Campus Community Expresses Some Relief at Chauvin Conviction and Looks to the Future

The trial of Derek Chauvin was filled with much tension. This verdict would either diminish or affirm the efforts of protesters and will influence the perceived impact of activism for the future. Last week, April 9, Derek Chavin was found guilty on all three counts charged against him in the murder of George Floyd.

 After the closing arguments of the prosecution and defense, April 18, the jury was sent to deliberate on the verdict. A decision that experts said could take weeks, only lasted two days. When it came to the short deliberation by the jury, Patrick Schoettmer, a professor of political science suggested it was a good sign for the prosecution. 

“Most of the time, quick decisions mean a quick guilty verdict,” Schoettmer said. “Given the reporting, and from what I saw looking at the jury themselves…when they reached the decision quickly, I did not consider it at all that they were going to acquit him.”

Chauvin was charged with all three counts of murder and was then handcuffed and escorted out of the courtroom. While they announced his conviction, watching the expressions on hundreds of people’s faces were smiling as big as ever, some cried in relief, but overall, there was a sense of joy within the crowd sitting outside the courtroom.

While some saw this case to be a landmark victory, others saw flaws with how the case was handled. Not only in the courtroom itself, but with the media coverage and the societal response.  

Linh Le, a second-year computer science major at Seattle U and a student activist, felt that the trial had taken too long to begin with, but she did not question whether Chauvin was guilty. 

“The fact that it happened short, it’s not really surprising because there is nothing else for his lawyers to back him up,” Le said. “The trial should have happened earlier.”

Le stated that her biggest concern was the lack of focus by the government for other similar cases.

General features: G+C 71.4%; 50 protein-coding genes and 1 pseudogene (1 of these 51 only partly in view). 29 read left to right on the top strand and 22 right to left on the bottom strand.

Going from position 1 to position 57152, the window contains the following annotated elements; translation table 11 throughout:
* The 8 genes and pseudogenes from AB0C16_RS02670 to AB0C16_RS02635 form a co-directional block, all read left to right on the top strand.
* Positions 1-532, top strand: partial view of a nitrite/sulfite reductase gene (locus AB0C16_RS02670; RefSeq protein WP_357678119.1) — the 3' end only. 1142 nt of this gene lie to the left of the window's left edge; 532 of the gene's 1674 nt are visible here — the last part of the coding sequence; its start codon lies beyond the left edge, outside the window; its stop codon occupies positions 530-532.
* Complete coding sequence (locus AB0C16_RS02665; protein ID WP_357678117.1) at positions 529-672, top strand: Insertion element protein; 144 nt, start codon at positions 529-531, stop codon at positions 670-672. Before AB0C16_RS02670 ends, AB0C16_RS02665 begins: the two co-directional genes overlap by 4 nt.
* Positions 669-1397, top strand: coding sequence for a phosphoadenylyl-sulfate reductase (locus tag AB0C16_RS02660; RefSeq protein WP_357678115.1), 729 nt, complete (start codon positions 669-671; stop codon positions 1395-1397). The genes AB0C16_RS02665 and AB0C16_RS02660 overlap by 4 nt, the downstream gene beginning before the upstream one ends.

“I am afraid that they focused on that case particularly, that they don’t care about other cases anymore,” Le said. “They don’t treat this like a movement anymore but like a band-aid.”

Le is not the only one who saw troubles  surrounding the trial. The public perception of trials due to varied media portrayals has been a point of concern for many years

Andrew Sylva, a fourth-year Sociology major at Seattle U and a student activist, shared his concerns with media coverage and explained his frustration to not celebrate a basic level of accountability. 

“It was like the hunger games, in the way they broadcasted it like it was a huge show…although this was a serious case, it was not particularly remarkable,” Sylva said. 

He further explained that we should be asking for more than just the bare minimum when holding those in power liable.

“So basic…a cop killed a person, so he should be held accountable…and if he can’t justify his actions, then he should be punished to the extent that we see fit as decided upon by our laws,” Sylva said. “In the time that they were covering this one trial, I think 50 or 60 were killed by police brutality…I don’t like how they covered this trial because they made it seem like this tremendous step for equality and justice, but it was not.” 

According to the New York Times, since March 29, 64 killings by police brutality have occurred, more than half were people of color.

For some student activists the task of changing legislation to be pointless. Most of the efforts made by protesters and activists have not gone unnoticed by the local government, but this is not always true.

This includes Washington state’s plan to issue legislation House Bill 1054. The bill includes the ban of chokeholds, neck restraints and no-knock warrants. It also works to limit types of military equipment used by police and high-speed pursuits. 

Schoettmer explained the importance needed for social movements and why the trial of Derek Chauvin was especially crucial. 

“I do think this represents progress towards the equal justice under the law that America inspires to have,” Schoettmer said. “Any change that happens in any place is going to be contested. There are always people who are comfortable with or benefit from the status quo…The way the American system is built is with a status quo bias, under the belief that it is better to move cautiously then to move recklessly.”

The community of student activists should not be discouraged to make a change though, with many student organizations working to make change, which can be found at Connect SU.